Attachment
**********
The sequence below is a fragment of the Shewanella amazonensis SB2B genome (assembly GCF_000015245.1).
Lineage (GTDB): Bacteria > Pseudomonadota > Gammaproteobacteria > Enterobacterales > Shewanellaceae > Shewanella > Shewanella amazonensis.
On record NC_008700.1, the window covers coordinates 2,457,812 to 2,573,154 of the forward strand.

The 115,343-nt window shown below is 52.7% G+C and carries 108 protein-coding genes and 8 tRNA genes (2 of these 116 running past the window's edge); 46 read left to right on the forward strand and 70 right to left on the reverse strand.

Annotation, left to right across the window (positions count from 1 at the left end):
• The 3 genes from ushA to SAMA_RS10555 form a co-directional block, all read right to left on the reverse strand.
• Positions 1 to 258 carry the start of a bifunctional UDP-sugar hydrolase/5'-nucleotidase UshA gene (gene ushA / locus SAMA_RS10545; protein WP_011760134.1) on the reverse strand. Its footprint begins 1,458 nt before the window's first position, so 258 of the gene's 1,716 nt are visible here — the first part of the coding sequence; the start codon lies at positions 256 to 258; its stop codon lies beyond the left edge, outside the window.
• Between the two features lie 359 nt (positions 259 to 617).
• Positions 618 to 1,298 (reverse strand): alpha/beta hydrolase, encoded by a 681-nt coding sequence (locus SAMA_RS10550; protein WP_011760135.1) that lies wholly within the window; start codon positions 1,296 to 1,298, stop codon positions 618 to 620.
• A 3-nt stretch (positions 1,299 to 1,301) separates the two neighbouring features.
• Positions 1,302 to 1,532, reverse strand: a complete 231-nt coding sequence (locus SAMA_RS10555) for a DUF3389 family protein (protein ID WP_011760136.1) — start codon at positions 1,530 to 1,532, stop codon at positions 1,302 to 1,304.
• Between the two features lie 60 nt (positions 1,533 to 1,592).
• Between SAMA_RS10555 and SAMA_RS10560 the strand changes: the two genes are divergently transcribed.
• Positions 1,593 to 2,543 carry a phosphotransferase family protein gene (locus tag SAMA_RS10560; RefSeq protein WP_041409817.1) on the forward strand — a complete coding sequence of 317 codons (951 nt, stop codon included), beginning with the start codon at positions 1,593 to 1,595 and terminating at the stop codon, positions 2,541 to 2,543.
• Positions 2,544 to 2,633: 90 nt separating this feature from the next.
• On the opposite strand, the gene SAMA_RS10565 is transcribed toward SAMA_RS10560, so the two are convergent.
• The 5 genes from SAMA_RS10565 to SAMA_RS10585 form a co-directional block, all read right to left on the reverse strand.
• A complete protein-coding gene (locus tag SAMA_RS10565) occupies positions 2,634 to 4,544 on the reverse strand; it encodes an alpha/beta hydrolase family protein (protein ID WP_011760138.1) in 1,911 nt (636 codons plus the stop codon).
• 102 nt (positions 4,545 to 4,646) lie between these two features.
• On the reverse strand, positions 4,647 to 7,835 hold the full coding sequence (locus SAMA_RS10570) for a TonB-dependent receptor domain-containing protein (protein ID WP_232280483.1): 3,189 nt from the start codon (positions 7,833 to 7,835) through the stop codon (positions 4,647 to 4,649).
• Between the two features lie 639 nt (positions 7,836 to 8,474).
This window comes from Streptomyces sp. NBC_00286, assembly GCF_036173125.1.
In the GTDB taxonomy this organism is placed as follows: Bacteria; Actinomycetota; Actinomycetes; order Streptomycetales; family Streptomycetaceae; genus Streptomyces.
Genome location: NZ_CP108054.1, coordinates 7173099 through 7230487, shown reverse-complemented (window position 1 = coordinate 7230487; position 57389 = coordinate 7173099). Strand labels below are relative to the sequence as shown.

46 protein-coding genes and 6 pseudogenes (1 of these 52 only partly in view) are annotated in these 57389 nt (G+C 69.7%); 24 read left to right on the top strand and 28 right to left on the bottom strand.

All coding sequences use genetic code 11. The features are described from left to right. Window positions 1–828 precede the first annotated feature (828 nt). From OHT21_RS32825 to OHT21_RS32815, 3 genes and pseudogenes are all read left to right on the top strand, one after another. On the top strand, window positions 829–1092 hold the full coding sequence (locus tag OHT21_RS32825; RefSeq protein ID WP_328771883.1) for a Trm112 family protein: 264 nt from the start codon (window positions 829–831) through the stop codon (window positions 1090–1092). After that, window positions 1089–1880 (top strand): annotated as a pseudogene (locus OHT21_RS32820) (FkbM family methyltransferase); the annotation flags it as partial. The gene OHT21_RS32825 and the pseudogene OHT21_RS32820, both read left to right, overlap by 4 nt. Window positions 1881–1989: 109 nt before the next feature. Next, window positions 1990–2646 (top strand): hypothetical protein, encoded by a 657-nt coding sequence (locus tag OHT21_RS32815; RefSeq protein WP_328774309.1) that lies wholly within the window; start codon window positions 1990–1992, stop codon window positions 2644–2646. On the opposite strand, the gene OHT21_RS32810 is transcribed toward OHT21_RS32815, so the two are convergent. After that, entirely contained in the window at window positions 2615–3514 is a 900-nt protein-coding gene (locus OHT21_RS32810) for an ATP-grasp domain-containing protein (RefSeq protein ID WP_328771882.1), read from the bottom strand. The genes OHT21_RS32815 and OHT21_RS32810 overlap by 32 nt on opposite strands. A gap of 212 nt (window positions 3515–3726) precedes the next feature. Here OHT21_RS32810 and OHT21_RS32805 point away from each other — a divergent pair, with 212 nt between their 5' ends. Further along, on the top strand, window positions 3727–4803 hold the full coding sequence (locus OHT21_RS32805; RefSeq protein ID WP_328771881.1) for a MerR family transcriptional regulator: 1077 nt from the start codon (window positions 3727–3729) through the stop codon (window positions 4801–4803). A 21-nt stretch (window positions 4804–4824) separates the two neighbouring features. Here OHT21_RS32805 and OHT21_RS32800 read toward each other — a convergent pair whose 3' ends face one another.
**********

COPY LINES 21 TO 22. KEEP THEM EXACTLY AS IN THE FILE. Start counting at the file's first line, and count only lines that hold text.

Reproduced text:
• Between the two features lie 639 nt (positions 7,836 to 8,474).
This window comes from Streptomyces sp. NBC_00286, assembly GCF_036173125.1.